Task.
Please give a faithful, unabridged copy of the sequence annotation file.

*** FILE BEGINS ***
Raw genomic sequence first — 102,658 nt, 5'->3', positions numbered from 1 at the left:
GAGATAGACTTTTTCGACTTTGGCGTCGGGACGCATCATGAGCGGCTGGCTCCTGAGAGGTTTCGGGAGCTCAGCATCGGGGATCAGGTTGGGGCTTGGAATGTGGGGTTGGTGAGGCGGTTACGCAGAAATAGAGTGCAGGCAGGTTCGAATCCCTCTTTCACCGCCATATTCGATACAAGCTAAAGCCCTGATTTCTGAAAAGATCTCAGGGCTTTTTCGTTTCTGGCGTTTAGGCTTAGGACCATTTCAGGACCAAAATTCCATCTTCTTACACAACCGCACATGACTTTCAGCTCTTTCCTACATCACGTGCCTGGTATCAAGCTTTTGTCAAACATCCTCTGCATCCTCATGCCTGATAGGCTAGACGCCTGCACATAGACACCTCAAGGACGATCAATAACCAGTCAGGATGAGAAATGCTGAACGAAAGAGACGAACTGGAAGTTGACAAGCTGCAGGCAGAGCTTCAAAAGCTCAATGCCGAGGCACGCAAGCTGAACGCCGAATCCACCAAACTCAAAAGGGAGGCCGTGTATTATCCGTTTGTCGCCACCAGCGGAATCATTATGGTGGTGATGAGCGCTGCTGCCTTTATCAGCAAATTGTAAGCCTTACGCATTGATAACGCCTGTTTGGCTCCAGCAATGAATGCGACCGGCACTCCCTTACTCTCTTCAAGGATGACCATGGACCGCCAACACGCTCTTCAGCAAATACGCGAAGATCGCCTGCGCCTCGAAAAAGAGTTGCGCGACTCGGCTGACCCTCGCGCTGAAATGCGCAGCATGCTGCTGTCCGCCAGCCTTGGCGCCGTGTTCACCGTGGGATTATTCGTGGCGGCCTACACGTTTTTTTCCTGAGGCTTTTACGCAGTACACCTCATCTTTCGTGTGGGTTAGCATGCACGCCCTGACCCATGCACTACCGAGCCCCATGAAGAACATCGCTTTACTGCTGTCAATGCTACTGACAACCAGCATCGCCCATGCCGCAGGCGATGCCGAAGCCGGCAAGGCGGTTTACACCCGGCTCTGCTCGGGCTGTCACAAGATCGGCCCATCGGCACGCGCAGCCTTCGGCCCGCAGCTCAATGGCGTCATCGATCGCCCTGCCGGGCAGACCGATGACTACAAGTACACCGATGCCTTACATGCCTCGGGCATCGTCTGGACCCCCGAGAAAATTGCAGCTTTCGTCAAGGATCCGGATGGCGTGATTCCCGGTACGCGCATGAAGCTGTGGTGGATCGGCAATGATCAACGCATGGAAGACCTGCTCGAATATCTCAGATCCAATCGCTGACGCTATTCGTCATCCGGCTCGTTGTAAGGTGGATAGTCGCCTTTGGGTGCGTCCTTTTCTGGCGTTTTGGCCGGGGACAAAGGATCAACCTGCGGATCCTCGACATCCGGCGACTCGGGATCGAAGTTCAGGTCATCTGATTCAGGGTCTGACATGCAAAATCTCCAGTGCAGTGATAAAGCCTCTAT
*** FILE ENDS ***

Raw genomic sequence first — 102,658 nt, 5'->3', positions numbered from 1 at the left:
GAGATAGACTTTTTCGACTTTGGCGTCGGGACGCATCATGAGCGGCTGGCTCCTGAGAGGTTTCGGGAGCTCAGCATCGGGGATCAGGTTGGGGCTTGGAATGTGGGGTTGGTGAGGCGGTTACGCAGAAATAGAGTGCAGGCAGGTTCGAATCCCTCTTTCACCGCCATATTCGATACAAGCTAAAGCCCTGATTTCTGAAAAGATCTCAGGGCTTTTTCGTTTCTGGCGTTTAGGCTTAGGACCATTTCAGGACCAAAATTCCATCTTCTTACACAACCGCACATGACTTTCAGCTCTTTCCTACATCACGTGCCTGGTATCAAGCTTTTGTCAAACATCCTCTGCATCCTCATGCCTGATAGGCTAGACGCCTGCACATAGACACCTCAAGGACGATCAATAACCAGTCAGGATGAGAAATGCTGAACGAAAGAGACGAACTGGAAGTTGACAAGCTGCAGGCAGAGCTTCAAAAGCTCAATGCCGAGGCACGCAAGCTGAACGCCGAATCCACCAAACTCAAAAGGGAGGCCGTGTATTATCCGTTTGTCGCCACCAGCGGAATCATTATGGTGGTGATGAGCGCTGCTGCCTTTATCAGCAAATTGTAAGCCTTACGCATTGATAACGCCTGTTTGGCTCCAGCAATGAATGCGACCGGCACTCCCTTACTCTCTTCAAGGATGACCATGGACCGCCAACACGCTCTTCAGCAAATACGCGAAGATCGCCTGCGCCTCGAAAAAGAGTTGCGCGACTCGGCTGACCCTCGCGCTGAAATGCGCAGCATGCTGCTGTCCGCCAGCCTTGGCGCCGTGTTCACCGTGGGATTATTCGTGGCGGCCTACACGTTTTTTTCCTGAGGCTTTTACGCAGTACACCTCATCTTTCGTGTGGGTTAGCATGCACGCCCTGACCCATGCACTACCGAGCCCCATGAAGAACATCGCTTTACTGCTGTCAATGCTACTGACAACCAGCATCGCCCATGCCGCAGGCGATGCCGAAGCCGGCAAGGCGGTTTACACCCGGCTCTGCTCGGGCTGTCACAAGATCGGCCCATCGGCACGCGCAGCCTTCGGCCCGCAGCTCAATGGCGTCATCGATCGCCCTGCCGGGCAGACCGATGACTACAAGTACACCGATGCCTTACATGCCTCGGGCATCGTCTGGACCCCCGAGAAAATTGCAGCTTTCGTCAAGGATCCGGATGGCGTGATTCCCGGTACGCGCATGAAGCTGTGGTGGATCGGCAATGATCAACGCATGGAAGACCTGCTCGAATATCTCAGATCCAATCGCTGACGCTATTCGTCATCCGGCTCGTTGTAAGGTGGATAGTCGCCTTTGGGTGCGTCCTTTTCTGGCGTTTTGGCCGGGGACAAAGGATCAACCTGCGGATCCTCGACATCCGGCGACTCGGGATCGAAGTTCAGGTCATCTGATTCAGGGTCTGACATGCAAAATCTCCAGTGCAGTGATAAAGCCTCTAT